It feels like a bit of a cheat to list Crystal Eyes here as it’s not really a bad film. There was just one particular aspect that soured me on it so utterly as to make it impossible to enjoy the rest. If you’re happy to be spoiled, read the full review to see what that was. Apart from this, however, Crystal Eyes was really just some low-budget, campy fun in the form of a giallo wannabe.
Again, I’m not sure I’d really call Broadcast Signal Intrusion bad. It was simply frustrating. There is a good film hiding in here somewhere — it’s just not the one that made its way onto the screen. Fundamentally, this is a classic paranoid thriller with some weird flourishes, taking inspiration from the infamous Max Headroom signal hijacking in 1987. Unfortunately, this premise is squandered on a narrative that goes around in circles, trying to hide its secrets so cleverly that we give up caring what they are.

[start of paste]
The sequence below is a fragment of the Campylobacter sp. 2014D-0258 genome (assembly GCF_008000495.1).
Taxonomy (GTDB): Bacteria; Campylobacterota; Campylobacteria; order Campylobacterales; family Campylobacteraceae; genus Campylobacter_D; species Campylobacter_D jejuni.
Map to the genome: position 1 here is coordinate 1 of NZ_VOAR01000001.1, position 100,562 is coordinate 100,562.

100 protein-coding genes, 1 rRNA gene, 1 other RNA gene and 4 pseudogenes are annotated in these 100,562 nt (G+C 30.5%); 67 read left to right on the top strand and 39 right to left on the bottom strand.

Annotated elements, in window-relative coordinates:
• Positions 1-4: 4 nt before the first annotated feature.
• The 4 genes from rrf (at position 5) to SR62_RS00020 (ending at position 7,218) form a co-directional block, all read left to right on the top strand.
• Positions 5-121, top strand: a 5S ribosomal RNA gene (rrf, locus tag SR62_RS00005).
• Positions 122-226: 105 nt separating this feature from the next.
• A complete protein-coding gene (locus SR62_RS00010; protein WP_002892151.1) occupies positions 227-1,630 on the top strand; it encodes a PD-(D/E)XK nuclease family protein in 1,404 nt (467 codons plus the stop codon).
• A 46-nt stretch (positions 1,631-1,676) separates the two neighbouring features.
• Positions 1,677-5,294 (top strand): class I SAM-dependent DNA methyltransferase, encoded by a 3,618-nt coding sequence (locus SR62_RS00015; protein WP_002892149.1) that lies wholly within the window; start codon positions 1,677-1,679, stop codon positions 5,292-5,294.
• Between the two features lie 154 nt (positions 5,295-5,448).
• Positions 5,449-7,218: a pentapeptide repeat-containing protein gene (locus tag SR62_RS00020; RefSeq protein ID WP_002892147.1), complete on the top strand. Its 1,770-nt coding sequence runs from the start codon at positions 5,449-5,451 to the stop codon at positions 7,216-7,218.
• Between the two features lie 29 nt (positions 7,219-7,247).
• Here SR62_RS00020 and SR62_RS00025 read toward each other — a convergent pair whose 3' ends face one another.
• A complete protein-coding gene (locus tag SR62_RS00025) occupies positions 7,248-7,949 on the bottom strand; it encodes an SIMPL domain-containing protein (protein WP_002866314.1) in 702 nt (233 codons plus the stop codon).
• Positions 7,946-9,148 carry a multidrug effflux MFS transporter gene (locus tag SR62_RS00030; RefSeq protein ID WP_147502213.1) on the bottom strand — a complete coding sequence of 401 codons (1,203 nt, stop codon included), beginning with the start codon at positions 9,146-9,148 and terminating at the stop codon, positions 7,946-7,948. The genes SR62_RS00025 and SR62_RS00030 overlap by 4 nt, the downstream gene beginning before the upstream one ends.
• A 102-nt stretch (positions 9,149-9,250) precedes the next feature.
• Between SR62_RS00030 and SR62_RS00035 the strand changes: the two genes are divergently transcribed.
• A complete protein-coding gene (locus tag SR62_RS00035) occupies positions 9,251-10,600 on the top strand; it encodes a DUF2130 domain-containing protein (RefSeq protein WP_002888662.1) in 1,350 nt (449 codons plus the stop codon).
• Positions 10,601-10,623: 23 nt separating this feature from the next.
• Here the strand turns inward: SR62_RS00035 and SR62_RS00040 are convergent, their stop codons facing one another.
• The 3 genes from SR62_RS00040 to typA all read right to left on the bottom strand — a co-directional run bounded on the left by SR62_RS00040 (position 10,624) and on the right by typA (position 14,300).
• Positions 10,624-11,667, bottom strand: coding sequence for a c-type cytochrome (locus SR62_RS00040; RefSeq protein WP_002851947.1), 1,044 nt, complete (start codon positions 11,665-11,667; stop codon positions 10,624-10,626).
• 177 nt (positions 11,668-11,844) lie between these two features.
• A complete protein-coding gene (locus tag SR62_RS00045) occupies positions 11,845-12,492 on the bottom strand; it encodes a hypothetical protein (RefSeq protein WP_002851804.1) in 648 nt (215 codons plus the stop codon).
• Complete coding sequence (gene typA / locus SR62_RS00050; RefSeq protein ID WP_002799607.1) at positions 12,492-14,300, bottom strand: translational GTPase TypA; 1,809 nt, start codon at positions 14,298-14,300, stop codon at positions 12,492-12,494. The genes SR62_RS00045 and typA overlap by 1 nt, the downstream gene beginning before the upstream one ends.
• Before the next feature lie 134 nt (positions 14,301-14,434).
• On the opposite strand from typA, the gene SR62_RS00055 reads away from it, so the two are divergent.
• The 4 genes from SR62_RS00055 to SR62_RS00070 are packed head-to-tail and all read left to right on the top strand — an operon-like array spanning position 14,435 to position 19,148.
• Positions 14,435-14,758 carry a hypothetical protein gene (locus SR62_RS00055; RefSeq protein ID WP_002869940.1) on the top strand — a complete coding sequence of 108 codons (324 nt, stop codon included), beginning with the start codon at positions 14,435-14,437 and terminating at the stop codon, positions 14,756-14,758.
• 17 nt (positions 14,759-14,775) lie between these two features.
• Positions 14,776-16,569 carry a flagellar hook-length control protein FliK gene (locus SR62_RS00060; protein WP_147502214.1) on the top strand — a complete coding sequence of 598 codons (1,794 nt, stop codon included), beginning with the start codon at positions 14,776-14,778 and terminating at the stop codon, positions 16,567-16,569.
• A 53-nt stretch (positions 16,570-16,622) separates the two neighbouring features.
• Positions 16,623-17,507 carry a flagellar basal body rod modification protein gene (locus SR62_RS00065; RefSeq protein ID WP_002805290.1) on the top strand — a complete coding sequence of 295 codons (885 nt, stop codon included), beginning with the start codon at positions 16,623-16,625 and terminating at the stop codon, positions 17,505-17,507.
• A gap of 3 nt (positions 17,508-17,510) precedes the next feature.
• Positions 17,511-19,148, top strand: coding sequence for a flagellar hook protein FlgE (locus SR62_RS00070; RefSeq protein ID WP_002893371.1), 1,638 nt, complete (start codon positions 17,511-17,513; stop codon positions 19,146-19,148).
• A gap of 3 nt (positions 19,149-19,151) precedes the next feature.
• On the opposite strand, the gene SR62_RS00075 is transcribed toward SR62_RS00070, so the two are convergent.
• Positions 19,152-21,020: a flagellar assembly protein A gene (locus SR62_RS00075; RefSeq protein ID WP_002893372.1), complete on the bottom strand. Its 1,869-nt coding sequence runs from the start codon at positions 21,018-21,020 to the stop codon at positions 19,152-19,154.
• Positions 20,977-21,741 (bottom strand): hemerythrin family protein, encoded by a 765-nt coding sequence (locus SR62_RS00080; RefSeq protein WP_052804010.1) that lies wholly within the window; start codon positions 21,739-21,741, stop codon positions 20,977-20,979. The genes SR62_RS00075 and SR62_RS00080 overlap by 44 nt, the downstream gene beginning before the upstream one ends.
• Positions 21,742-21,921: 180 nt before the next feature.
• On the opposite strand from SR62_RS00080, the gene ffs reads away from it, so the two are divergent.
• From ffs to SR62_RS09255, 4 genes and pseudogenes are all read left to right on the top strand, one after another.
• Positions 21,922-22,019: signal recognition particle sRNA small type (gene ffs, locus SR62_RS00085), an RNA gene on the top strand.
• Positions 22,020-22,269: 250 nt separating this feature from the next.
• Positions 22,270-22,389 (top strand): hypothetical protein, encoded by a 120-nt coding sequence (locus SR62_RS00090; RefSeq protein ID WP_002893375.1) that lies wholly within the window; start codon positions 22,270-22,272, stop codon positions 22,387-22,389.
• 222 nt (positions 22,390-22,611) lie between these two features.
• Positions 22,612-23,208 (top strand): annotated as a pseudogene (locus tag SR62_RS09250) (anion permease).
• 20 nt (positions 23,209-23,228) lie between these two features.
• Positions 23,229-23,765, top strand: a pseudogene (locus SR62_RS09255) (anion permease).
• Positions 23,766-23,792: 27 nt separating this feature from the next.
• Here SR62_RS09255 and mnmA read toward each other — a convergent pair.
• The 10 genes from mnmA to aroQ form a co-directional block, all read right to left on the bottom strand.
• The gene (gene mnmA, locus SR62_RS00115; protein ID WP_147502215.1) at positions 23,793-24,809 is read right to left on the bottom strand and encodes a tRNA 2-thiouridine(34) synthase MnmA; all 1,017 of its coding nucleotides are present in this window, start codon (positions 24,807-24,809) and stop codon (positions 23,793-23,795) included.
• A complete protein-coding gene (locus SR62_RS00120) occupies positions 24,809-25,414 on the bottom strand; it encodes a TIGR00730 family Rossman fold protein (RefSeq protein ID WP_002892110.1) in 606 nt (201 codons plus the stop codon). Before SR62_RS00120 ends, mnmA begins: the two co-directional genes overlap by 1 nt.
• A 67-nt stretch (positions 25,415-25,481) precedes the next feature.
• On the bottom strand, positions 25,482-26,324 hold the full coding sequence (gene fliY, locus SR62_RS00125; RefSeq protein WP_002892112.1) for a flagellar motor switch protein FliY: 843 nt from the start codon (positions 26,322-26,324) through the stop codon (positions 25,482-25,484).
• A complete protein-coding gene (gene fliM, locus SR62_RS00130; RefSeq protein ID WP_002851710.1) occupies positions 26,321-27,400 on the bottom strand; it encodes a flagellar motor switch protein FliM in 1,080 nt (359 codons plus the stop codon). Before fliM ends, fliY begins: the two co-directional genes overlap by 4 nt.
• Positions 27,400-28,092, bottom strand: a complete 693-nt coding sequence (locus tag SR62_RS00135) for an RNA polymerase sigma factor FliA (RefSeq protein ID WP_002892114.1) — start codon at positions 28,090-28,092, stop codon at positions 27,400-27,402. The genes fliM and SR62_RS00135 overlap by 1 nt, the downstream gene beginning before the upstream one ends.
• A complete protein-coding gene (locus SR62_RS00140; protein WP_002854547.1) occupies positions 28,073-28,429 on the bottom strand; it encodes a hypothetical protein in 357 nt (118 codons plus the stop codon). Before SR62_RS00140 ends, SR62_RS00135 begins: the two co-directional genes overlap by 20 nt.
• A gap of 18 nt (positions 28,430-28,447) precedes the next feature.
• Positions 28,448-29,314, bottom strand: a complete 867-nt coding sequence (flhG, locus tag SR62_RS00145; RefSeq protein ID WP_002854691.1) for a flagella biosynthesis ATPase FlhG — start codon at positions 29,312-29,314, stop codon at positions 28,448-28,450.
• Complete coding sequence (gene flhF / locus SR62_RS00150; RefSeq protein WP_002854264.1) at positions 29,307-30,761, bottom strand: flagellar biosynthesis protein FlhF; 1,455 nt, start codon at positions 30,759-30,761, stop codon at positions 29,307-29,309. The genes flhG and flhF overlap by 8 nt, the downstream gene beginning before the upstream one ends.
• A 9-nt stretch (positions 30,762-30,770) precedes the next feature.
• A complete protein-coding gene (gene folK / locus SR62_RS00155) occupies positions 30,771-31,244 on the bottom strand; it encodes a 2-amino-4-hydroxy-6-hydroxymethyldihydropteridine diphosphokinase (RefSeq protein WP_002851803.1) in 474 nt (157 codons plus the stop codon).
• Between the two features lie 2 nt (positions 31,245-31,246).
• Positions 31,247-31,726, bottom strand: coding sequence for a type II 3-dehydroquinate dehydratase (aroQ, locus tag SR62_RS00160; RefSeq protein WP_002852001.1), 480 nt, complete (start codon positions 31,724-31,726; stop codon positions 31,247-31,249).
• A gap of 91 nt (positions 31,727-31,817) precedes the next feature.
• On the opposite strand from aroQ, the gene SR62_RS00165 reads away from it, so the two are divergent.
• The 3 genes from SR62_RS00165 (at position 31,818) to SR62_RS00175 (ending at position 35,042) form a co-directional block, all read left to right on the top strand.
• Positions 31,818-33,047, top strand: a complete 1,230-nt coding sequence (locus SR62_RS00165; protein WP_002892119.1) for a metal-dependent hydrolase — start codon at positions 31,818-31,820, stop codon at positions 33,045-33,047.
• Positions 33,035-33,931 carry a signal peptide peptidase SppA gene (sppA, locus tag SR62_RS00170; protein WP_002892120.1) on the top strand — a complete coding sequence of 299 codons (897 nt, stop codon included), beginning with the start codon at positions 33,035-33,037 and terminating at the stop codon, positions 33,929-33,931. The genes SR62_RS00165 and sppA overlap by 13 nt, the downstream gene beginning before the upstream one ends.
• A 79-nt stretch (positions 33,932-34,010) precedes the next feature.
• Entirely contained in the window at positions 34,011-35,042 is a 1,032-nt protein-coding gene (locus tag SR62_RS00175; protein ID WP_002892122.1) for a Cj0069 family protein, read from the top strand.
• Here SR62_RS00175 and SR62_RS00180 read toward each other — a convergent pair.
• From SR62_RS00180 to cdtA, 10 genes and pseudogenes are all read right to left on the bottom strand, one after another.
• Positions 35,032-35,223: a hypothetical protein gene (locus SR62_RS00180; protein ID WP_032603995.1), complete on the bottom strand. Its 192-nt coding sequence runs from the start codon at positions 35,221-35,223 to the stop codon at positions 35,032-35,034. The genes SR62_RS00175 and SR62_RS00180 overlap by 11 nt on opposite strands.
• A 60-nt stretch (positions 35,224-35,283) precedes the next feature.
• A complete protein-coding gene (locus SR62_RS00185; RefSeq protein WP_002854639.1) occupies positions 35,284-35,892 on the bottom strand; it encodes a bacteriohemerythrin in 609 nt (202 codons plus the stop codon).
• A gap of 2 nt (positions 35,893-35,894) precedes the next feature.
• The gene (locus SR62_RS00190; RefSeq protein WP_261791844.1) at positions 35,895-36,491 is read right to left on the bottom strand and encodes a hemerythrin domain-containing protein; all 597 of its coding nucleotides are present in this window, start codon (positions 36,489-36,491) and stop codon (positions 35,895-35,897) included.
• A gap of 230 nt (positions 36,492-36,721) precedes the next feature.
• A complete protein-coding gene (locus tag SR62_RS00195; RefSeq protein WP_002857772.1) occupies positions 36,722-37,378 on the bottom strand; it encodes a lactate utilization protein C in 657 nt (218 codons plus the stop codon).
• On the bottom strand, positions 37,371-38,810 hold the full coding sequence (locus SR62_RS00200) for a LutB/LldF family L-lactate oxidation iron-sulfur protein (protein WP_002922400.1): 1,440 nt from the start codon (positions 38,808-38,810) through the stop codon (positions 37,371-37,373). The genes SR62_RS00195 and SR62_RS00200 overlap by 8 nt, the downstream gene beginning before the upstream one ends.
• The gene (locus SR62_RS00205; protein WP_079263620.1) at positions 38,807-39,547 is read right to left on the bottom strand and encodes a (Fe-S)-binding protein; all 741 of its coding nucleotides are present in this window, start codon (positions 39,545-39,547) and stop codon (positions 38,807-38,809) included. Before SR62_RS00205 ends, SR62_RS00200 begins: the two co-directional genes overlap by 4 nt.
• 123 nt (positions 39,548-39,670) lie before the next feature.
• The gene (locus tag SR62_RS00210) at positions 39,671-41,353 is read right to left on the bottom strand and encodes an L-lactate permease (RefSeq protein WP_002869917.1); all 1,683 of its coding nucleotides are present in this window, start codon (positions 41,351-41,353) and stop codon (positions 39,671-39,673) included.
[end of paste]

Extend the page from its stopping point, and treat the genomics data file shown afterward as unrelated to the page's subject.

OK, after being gentle about the last two picks, I shan’t hold back here. The Gore Gore Girls is one of the worst films I’ve seen in 50 years of horror film viewing. The cheapness and technical incompetence are a given with Herschell Gordon Lewis, but they usually just add to the charm of his work. Unfortunately, there is no charm at all here — just mean-spirited misogyny that feels uncomfortably fetishistic. It’s like watching an amateur porn movie, just one where the only pounding is a hammer on some unfortunate woman’s face.
It can be tough choosing whether a film goes into the Good category or the Weird one. As far as I’m concerned “weird” is generally an accolade. After seeing enough films over the decades to be inured to most frights, I watch horror more to be surprised and awed. A wildly imaginative but flawed film is going to appeal to me a lot more than a polished but dull one.